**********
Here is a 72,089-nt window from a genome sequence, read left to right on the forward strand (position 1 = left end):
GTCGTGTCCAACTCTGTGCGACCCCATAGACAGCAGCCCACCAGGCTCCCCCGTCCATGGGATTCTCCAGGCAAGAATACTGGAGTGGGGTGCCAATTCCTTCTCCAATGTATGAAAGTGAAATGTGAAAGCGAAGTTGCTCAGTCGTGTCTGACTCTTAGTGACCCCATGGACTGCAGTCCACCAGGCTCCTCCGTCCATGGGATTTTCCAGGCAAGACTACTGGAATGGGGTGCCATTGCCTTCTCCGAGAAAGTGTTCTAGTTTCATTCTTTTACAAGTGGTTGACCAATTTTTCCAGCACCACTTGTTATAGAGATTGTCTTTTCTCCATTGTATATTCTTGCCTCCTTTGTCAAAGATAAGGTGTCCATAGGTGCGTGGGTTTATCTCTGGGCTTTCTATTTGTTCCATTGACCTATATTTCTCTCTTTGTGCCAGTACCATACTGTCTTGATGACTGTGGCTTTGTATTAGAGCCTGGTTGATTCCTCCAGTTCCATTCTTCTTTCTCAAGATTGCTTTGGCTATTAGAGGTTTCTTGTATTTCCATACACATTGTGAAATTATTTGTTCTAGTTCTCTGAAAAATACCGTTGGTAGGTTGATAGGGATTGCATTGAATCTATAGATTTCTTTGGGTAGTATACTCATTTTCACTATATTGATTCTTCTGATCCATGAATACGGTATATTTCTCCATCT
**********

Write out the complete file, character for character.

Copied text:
Here is a 72,089-nt window from a genome sequence, read left to right on the forward strand (position 1 = left end):
GTCGTGTCCAACTCTGTGCGACCCCATAGACAGCAGCCCACCAGGCTCCCCCGTCCATGGGATTCTCCAGGCAAGAATACTGGAGTGGGGTGCCAATTCCTTCTCCAATGTATGAAAGTGAAATGTGAAAGCGAAGTTGCTCAGTCGTGTCTGACTCTTAGTGACCCCATGGACTGCAGTCCACCAGGCTCCTCCGTCCATGGGATTTTCCAGGCAAGACTACTGGAATGGGGTGCCATTGCCTTCTCCGAGAAAGTGTTCTAGTTTCATTCTTTTACAAGTGGTTGACCAATTTTTCCAGCACCACTTGTTATAGAGATTGTCTTTTCTCCATTGTATATTCTTGCCTCCTTTGTCAAAGATAAGGTGTCCATAGGTGCGTGGGTTTATCTCTGGGCTTTCTATTTGTTCCATTGACCTATATTTCTCTCTTTGTGCCAGTACCATACTGTCTTGATGACTGTGGCTTTGTATTAGAGCCTGGTTGATTCCTCCAGTTCCATTCTTCTTTCTCAAGATTGCTTTGGCTATTAGAGGTTTCTTGTATTTCCATACACATTGTGAAATTATTTGTTCTAGTTCTCTGAAAAATACCGTTGGTAGGTTGATAGGGATTGCATTGAATCTATAGATTTCTTTGGGTAGTATACTCATTTTCACTATATTGATTCTTCTGATCCATGAATACGGTATATTTCTCCATCT